I retired after serving for two years as the Chief Secretary of Kerala in 2015. I do visit Malappuram often when I have an opportunity. Beautiful land with honest, straight dealing people but at times vulnerable to manipulation by religious bigots.
    E K Bharat Bhushan
    24 June, 2020

  1. Maddy

    Thanks Bharat Bhushan.
    Nice to hear from you. Yes, much of the Moplah rebellion British archives are not easily accessible and quite a bit of the information bandied about in the media is based on myths and lore. I have tried to cover it in bits and pieces and some of them can be accessed clicking the link below.

    thanks again..

  1. Muz

    wonder why scholarly articles like this not published in our mathrubhumi or manorama or any medias, mostly we can only hear endless biased debates between leftists, islamists, right wing hindu organisations

    I have seen some of the land marks associated with events, Old british court (hajur kechery) is still existing in tirurangadi, there was a hourse stable of british officers and tomb of british officer killed in during 1921 events in premises, and the old mamburam mosque(power centre for mamburam thangals) existed in its original magnificent kerala architectural style till early 2000 s which was then demolished and renovated with minarets etc as a concrete building,there was bullet marks existing in its walls that occured as part of british attack

    except for MGS narayan sirs input true authentic historian perspective from deep studies are not available to public in newschannel debates

  1. Muz

    Onebthing that strike me was mappilas of malabar coast were inherently different from their north indian or even hyderabadi or arcot states in outlook, their clerics(thangals) were migrated from from yemen etc (part of ottomon empire) and they were very much inspired by international developments, but for common muslims from bihar or bengal may not even aware ottomon empire existed.

    Another thing is muslim-hindu relationship started deteriorated after
    16 th century after execution of kunjali marikkar in erst while calicut kingdom,and some felt they got a chance for revenge during tippoos invasion also muslim peasant masses of ernad, tirurangadi etc were primarily converted by yemeni origin missionaries mamburam thangals starting before tippoos arrival and continued there after with kondotty thangals etc(the oldest mosques in ernad or valluvanade were built in 17 th centuries like mamburam mosque etc where in calicut n ponnanis mosques were bulit in 14 th centuries), unlike early arab missionaries in calicut coast, they didnt had much loyalty or affection to zamorin of calicut(early muslims of calicut even held zamorin as their protector and despised mughals etc as unlike mugals zamorin protected calicut muslims from portugese attacks) so while muslims from calicut city or kannur etc were still didnt take khilafat cause seriously partly because for aristocratic rich muslims of calicut, hindu landlords and debits were not a concern like ernad, valluvanade thaluks and partly because their outlook though anti european but not that much anti british,but for ernat muslims they were thought it was injustice to work as slaves to landlords and also ive read some where about a incident in which nearby tirurangadi i guess, a hindu peasant women converted to islam started wearing proper dresses (which was prohibited for hindu lowclass) this instigated nair landlords who forcefully removed her dress in public, for avenging this act some muslim youth murdered men behind this, later those were executed, (while for the christian missionaries in travancore had open british support, situation in malabar was some thing like 'naadanillakalari')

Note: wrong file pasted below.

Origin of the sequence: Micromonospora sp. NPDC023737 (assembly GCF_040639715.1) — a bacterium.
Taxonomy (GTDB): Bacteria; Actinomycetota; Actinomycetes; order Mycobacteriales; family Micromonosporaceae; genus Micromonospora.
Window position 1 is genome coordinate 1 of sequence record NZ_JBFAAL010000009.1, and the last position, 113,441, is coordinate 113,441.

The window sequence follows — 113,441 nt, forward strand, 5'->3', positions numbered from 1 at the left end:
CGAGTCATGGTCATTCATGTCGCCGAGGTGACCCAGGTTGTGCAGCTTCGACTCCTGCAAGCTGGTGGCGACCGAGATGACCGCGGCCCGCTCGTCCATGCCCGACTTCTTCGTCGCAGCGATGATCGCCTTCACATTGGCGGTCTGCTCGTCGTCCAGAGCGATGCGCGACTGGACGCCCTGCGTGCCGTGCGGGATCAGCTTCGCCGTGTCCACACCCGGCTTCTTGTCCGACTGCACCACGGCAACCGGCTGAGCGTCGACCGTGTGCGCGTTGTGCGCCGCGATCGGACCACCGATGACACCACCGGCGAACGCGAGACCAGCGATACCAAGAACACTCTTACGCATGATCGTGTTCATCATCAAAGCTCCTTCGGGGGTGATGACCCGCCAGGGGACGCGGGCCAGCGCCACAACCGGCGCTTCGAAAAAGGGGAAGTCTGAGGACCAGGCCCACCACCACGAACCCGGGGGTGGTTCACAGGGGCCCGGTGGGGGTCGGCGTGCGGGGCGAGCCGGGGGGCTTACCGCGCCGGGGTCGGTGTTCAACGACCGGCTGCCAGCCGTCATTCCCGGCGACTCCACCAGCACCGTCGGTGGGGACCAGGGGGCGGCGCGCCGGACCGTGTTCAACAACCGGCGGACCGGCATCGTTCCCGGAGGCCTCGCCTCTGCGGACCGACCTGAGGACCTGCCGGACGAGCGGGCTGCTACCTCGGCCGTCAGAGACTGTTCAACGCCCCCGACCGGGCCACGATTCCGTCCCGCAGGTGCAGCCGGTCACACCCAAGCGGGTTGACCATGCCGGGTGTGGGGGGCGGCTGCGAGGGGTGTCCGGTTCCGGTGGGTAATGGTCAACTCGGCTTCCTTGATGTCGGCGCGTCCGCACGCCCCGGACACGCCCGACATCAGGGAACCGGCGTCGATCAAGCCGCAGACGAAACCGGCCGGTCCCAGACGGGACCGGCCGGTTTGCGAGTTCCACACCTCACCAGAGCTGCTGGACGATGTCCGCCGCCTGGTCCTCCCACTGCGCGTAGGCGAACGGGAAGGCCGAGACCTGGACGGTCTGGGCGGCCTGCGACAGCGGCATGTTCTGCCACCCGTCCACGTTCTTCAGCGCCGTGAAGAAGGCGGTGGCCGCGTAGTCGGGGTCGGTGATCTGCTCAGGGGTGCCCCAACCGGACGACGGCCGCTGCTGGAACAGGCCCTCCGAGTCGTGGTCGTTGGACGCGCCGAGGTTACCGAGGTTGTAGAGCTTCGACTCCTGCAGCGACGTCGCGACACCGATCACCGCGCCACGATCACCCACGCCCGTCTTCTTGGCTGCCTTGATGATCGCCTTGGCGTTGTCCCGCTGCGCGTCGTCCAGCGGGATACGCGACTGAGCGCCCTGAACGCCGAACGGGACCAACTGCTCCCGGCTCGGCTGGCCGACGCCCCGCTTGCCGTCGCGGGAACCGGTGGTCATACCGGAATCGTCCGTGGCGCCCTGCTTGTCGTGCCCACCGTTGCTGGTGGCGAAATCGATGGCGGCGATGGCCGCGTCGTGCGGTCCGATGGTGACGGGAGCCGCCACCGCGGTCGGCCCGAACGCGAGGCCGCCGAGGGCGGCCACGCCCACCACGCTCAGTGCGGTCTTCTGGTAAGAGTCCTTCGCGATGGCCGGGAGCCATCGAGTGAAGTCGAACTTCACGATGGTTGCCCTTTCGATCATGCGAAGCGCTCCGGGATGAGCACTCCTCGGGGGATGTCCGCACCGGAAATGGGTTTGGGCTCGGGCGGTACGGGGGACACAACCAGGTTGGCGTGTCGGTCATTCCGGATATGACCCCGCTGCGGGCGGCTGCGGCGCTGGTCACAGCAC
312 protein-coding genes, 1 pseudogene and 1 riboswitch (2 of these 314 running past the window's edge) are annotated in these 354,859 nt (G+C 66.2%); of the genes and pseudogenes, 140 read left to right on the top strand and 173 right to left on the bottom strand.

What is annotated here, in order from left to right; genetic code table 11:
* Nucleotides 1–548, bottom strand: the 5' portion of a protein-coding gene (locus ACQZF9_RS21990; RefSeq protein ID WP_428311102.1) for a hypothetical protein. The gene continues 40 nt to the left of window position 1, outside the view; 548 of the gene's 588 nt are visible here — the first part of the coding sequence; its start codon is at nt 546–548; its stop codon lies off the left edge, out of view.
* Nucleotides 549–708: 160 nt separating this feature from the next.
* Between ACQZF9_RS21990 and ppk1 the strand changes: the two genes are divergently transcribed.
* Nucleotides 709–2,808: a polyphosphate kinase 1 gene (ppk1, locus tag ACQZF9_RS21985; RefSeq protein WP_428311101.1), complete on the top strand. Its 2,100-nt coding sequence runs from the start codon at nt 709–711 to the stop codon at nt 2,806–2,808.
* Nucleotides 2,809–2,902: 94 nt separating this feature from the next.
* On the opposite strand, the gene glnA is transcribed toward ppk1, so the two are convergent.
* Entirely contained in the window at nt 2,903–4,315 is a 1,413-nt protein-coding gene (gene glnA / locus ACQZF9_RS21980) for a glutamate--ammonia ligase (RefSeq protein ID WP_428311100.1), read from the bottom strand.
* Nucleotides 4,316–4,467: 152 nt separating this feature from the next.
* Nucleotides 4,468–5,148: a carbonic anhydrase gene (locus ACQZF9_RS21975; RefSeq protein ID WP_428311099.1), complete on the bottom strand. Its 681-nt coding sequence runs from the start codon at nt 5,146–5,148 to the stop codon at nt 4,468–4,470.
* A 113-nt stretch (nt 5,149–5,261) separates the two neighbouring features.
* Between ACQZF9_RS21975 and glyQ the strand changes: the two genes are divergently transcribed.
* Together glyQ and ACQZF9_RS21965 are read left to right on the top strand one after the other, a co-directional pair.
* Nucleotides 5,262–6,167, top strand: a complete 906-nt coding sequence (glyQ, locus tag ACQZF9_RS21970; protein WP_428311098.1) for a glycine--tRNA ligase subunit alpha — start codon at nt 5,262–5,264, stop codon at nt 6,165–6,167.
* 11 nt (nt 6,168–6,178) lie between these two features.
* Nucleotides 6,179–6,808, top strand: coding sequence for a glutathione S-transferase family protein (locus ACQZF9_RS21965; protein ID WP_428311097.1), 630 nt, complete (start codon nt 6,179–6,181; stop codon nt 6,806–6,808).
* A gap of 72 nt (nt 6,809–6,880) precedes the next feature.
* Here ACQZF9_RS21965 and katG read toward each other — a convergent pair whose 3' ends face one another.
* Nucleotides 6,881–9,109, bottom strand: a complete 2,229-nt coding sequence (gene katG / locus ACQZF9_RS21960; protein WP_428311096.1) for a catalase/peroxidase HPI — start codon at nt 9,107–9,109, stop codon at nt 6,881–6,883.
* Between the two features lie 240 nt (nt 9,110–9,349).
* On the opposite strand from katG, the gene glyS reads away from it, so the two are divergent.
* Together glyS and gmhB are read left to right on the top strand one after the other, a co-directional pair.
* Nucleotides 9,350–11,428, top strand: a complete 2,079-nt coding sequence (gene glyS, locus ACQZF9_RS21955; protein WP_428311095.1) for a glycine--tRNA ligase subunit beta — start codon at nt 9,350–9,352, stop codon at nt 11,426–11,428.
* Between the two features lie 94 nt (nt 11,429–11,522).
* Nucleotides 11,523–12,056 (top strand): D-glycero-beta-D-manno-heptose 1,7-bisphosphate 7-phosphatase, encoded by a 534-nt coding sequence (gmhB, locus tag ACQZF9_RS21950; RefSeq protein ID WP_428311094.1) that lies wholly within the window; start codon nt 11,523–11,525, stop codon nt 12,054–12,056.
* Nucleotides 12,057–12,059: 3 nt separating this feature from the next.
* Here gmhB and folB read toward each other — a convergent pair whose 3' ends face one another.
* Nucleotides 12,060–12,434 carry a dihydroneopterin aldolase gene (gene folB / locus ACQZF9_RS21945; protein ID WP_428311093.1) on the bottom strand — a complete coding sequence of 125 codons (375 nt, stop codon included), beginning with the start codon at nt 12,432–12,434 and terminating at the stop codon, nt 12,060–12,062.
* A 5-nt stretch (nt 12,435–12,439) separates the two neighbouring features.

while the low cast peasant masses in travancore found some sort of educational upliftment, and economical support with christian missionaries, christian missionaries could influence british resident if any injustice done to christian peasants and take action against janmis, while in malabar this was not the case, this also partly was reason communist movement in kannur etc, mopla peasant movement got so intense in malabar,and for the relegious attrocities was not unpredictable in 18 th or 19 th century peasant uprising, a close match will be sikh warrior baba banda singh who abolished zamindari system and established a short sikh state during 1710-1711 as lots of zamindars were muslim sayeds in those times lots of muslims zamindar initially and later common muslims were massacred during that reign including women and children.

    Also ive notted the uppercaste hindus are few in number in southern malabar as compared to thiyyas,and harijansetc except in valluvanade ottapalam, shoranur, pattambi etc), may be as nairs fought mappilas during 'battle of tirurangadi' during tiploos invasion, they suffered in later mappila uprisings.

  1. Muz

    I believe der was no chance for migration except for uppersaste aristocratic families, the public movement was impossible due to curfews either by british or khilafat govt, and military forces in travancore and cochin were abolished during veluthambis uprisals, so they had only nair forces for ceremony purposes only, also unlike 1857 the british crown was incharge of british india including malabar state, and mighty empire was not in a need of vassals support for suppressing a small scale riot in malabar district.